Now that the votes are in and media attention has shifted from a contentious US presidential election to the looming fiscal cliff, energy companies in the oil and gas space as well as wind, solar and other sectors are keeping a sharp eye on what the next four years of energy policy might look like.
The regulatory requirements associated with developing oil and gas on federal lands became a polarizing issue during the election, with republicans claiming the process is too strict, overly burdensome and impedes companies from producing resources vital to the US economy.
There is no need to get into the validity of these claims at this point, as this issue is likely to remain a political football regardless of which party is in the White House now, or in 2016. It’s interesting to note, however, that most of the largest US shale gas plays are not located on federal lands, as EIA chief Adam Sieminski recently told the audience at a major energy conference. These geologic structures are largely credited with the dramatic increase in natural gas and oil production the US has experienced in recent years.
The administration’s widely promoted “all of the above” energy strategy includes fossil fuels, particularly natural gas. President Obama’s energy adviser Heather Zichal said in May at an American Petroleum Institute workshop on hydraulic fracturing: “We know that natural gas can safely be developed, and to the credit of the industry there are many companies that are leaning into this challenge and promoting best practices for safer and more efficient production.”
It is also important to remember that offshore Alaska oil exploration licenses were granted under the previous Obama Administration, so claims that the party is at war with fossil fuels would appear to be somewhat overblown. And as is often the case with energy and politics, the issues tend to run much deeper than the rhetoric, with facts falling somewhere in between.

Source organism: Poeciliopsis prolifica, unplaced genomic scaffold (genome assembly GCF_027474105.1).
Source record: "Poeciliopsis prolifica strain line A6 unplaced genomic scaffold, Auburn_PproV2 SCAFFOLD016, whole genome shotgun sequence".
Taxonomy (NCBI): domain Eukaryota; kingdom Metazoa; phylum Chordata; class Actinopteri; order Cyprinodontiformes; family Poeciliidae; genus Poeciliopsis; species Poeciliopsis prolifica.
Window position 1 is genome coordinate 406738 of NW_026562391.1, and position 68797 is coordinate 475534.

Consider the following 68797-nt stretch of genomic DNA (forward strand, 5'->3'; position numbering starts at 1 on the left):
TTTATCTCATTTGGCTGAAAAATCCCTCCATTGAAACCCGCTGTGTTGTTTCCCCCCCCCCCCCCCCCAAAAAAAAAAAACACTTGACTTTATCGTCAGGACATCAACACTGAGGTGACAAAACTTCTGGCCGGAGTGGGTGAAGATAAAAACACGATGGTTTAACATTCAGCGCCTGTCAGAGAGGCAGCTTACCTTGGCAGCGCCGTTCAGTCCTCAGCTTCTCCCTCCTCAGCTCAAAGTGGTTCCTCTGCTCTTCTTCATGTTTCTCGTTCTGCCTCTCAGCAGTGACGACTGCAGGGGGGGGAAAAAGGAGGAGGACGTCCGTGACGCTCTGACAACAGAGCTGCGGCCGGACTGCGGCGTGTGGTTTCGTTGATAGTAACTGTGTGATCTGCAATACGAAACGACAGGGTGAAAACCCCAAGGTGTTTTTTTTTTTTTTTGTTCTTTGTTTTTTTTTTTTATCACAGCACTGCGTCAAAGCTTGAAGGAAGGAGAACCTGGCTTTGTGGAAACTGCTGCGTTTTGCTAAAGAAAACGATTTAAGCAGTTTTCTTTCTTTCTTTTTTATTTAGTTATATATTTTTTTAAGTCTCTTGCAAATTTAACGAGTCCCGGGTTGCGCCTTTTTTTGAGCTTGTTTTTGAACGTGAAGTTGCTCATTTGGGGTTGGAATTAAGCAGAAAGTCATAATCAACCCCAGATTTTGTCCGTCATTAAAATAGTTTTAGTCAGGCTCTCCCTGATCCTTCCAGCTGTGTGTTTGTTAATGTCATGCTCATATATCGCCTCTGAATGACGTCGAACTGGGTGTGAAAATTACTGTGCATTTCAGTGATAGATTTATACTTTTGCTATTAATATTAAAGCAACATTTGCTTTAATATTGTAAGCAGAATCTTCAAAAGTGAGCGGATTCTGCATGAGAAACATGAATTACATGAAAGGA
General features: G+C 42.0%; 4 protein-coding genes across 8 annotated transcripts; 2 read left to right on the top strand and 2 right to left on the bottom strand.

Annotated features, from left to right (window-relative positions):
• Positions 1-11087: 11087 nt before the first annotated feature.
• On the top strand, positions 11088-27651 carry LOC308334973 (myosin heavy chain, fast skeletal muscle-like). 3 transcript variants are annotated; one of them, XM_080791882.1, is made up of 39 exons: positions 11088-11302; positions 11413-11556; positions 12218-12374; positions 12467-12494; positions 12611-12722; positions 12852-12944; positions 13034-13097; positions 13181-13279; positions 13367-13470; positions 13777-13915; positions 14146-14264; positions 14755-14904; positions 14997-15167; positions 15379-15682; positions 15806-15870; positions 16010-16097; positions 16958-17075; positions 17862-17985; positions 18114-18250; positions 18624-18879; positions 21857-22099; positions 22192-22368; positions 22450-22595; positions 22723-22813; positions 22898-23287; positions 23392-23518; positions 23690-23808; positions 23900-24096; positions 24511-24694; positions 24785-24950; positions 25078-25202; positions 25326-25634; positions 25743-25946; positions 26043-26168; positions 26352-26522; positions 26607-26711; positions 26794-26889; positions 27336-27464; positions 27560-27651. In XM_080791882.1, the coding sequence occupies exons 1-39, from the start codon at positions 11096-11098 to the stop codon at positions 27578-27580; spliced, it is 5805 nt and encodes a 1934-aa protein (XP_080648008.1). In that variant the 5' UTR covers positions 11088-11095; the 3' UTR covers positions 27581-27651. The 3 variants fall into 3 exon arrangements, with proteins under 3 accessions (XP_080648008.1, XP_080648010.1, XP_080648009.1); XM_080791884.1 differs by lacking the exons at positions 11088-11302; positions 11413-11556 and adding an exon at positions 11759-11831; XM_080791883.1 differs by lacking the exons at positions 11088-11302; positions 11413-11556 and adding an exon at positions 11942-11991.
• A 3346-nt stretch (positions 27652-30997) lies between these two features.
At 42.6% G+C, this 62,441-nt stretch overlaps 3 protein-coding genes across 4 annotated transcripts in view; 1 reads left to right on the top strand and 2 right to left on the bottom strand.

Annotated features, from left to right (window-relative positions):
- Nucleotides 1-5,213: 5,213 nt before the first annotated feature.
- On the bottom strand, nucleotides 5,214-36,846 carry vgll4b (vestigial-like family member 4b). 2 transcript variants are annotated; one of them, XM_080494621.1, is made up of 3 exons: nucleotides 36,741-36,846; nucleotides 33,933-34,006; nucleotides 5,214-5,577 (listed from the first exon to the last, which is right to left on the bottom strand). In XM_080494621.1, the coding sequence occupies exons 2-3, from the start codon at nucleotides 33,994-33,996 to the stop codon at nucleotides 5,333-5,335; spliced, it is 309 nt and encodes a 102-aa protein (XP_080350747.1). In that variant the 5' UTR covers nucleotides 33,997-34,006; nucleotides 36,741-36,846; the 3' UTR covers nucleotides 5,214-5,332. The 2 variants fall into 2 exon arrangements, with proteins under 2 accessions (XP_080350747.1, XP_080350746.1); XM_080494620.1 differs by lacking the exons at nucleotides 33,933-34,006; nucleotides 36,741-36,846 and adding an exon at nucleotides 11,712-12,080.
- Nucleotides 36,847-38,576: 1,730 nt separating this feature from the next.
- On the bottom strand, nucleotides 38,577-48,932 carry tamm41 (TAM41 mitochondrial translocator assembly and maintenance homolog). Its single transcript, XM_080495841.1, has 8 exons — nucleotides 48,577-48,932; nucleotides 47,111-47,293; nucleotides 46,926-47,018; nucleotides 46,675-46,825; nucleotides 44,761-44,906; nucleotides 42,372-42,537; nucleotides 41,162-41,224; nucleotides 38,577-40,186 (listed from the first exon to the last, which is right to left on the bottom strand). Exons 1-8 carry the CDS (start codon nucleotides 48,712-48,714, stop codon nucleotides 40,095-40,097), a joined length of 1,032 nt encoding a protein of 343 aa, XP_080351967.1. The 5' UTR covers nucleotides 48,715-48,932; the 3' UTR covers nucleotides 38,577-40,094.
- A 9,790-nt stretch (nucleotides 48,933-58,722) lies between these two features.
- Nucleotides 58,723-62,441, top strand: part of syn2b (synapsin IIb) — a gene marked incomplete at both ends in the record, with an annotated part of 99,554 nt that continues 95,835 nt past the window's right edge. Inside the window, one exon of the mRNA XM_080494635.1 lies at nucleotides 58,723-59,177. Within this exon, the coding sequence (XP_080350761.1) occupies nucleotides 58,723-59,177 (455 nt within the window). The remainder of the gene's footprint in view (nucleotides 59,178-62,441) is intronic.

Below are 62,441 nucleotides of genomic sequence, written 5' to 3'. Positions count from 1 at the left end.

At the same time though, Zichal has come out in favor of a carbon tax and Obama called for reducing or eliminating tax incentives for oil and gas companies during the presidential debates. While a carbon tax – or some form of carbon price – is something many large oil companies already bake into their long-term forecasts, the tax incentive issue could be much more serious over the short to medium term.
Though often incorrectly referred to as “subsidies for big oil,” – tax experts at Ernst & Young assured Breaking Energy that the “US government is not giving companies money to go out and produce oil” – the industry does receive tax incentives that have come under scrutiny. It will be interesting to see if this issue was more of a stump stance designed to get votes or whether oil and gas companies will see new taxation policies over the next four years.
One of the biggest near-term issues in the energy space is the wind energy production tax credit set to expire at the end of this year. Wind power has grown tremendously in the US in recent years, but most analysts and industry professionals agree that PTC expiration would lead to a significant reduction in installed wind power generating capacity in 2013.
This issue is currently tied up in Congress, with the Obama Administration in favor of extension and republicans largely against. Some recent reports have suggested the possibility of a temporary extension – this is a major issue for the competitiveness of the wind industry, so stay tuned.